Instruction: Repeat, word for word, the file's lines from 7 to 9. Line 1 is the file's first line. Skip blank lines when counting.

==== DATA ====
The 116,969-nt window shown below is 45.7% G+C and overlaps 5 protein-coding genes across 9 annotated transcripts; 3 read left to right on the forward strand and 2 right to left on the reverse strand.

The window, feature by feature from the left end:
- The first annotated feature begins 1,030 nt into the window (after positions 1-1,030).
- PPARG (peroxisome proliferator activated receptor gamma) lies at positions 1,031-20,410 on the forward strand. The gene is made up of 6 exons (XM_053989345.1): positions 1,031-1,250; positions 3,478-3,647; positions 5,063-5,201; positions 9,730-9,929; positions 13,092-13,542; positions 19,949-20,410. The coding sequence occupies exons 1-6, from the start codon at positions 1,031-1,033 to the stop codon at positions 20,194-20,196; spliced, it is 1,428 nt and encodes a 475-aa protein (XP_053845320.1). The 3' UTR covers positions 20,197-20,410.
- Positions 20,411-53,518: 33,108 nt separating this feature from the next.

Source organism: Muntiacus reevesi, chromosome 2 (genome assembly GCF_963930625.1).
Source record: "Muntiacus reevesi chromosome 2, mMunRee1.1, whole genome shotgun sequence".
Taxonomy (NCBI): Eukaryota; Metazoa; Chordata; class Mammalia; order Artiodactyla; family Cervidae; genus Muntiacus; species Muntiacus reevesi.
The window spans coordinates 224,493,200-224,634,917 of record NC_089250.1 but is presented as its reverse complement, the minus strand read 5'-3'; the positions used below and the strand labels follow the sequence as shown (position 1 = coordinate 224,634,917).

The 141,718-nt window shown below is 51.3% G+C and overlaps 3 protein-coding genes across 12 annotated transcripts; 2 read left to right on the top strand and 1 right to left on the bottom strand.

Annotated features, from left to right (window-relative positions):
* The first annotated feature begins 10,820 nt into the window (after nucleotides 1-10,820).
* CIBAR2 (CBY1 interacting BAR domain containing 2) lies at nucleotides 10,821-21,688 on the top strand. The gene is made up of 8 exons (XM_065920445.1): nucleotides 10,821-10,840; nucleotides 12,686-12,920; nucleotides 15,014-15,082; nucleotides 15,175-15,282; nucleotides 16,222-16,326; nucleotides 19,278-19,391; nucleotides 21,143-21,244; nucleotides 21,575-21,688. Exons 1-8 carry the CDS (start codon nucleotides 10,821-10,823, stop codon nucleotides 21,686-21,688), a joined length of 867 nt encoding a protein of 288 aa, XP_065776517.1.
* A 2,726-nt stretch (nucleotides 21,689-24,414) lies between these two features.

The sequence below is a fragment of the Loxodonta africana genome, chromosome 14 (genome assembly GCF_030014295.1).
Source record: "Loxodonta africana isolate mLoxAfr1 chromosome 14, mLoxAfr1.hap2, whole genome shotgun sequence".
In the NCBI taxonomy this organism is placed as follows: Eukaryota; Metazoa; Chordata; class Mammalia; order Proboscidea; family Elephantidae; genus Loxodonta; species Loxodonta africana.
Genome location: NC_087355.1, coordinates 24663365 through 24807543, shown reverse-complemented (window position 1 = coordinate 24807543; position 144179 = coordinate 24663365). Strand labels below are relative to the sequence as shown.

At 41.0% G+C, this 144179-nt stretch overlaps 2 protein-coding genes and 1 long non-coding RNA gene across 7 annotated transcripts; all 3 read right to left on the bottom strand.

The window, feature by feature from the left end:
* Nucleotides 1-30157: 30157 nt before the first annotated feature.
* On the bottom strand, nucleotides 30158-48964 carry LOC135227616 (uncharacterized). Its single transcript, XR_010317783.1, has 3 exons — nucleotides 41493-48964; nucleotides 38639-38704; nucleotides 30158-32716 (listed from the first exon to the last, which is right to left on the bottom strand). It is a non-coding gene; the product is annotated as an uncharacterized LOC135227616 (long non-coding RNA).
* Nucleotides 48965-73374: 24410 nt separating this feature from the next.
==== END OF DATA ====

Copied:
Source record: "Muntiacus reevesi chromosome 2, mMunRee1.1, whole genome shotgun sequence".
Taxonomy (NCBI): Eukaryota; Metazoa; Chordata; class Mammalia; order Artiodactyla; family Cervidae; genus Muntiacus; species Muntiacus reevesi.
The window spans coordinates 224,493,200-224,634,917 of record NC_089250.1 but is presented as its reverse complement, the minus strand read 5'-3'; the positions used below and the strand labels follow the sequence as shown (position 1 = coordinate 224,634,917).